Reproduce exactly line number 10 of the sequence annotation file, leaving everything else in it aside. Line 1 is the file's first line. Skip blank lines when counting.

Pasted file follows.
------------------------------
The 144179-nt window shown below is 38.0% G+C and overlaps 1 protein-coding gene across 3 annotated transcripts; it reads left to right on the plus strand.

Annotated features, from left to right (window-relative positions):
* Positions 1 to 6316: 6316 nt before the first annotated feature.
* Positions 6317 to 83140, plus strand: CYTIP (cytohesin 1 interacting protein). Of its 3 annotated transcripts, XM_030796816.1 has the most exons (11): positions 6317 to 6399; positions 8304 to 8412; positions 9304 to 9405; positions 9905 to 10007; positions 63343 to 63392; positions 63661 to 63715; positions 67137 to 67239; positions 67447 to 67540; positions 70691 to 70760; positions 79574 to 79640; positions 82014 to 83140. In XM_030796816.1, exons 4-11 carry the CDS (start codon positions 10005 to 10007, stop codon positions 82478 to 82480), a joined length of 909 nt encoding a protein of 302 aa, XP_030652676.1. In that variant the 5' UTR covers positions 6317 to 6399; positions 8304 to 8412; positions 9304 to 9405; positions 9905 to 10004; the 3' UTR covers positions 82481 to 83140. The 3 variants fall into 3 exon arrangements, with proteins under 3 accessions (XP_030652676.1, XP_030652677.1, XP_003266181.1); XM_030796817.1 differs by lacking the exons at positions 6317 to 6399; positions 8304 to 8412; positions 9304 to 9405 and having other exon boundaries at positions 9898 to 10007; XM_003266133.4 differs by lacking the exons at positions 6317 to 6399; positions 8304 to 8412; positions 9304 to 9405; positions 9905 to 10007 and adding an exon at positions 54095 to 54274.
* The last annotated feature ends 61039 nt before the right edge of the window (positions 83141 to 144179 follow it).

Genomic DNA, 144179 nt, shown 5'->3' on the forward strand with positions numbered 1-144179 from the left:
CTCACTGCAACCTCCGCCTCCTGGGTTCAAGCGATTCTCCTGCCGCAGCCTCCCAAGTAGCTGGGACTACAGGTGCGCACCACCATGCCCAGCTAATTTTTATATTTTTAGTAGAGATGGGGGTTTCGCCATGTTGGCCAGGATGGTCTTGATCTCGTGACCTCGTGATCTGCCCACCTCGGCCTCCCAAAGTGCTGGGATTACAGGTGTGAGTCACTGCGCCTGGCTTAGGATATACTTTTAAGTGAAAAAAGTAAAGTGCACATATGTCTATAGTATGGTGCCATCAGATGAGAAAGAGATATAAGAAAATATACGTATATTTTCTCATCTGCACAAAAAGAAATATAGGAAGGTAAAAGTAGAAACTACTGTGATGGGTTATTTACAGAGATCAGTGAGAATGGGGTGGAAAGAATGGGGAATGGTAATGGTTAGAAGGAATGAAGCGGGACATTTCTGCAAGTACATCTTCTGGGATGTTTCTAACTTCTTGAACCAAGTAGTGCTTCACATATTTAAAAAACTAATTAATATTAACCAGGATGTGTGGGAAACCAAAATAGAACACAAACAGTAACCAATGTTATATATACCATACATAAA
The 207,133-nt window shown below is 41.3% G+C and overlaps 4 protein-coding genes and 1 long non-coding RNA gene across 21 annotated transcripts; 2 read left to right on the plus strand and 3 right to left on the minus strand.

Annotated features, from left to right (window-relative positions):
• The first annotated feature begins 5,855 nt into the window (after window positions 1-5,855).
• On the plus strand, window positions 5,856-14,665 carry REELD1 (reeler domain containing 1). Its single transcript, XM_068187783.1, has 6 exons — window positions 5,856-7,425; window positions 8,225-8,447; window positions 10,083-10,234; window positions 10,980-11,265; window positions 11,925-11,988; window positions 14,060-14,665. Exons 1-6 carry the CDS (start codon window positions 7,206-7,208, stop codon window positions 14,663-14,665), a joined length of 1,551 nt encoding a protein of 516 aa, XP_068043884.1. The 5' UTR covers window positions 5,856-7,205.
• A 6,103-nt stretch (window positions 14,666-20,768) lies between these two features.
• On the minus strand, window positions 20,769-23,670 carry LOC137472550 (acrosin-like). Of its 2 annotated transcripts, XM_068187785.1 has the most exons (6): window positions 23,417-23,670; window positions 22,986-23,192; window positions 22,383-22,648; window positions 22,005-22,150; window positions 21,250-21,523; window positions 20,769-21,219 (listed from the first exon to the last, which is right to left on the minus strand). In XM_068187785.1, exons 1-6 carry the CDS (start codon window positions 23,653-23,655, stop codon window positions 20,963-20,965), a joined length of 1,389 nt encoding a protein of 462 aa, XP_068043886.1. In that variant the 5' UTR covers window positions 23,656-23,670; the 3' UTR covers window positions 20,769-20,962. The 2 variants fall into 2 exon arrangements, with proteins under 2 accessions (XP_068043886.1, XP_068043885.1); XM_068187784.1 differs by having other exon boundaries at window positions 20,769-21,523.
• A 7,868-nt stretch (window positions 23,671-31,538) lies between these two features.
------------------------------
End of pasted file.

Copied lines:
• The first annotated feature begins 5,855 nt into the window (after window positions 1-5,855).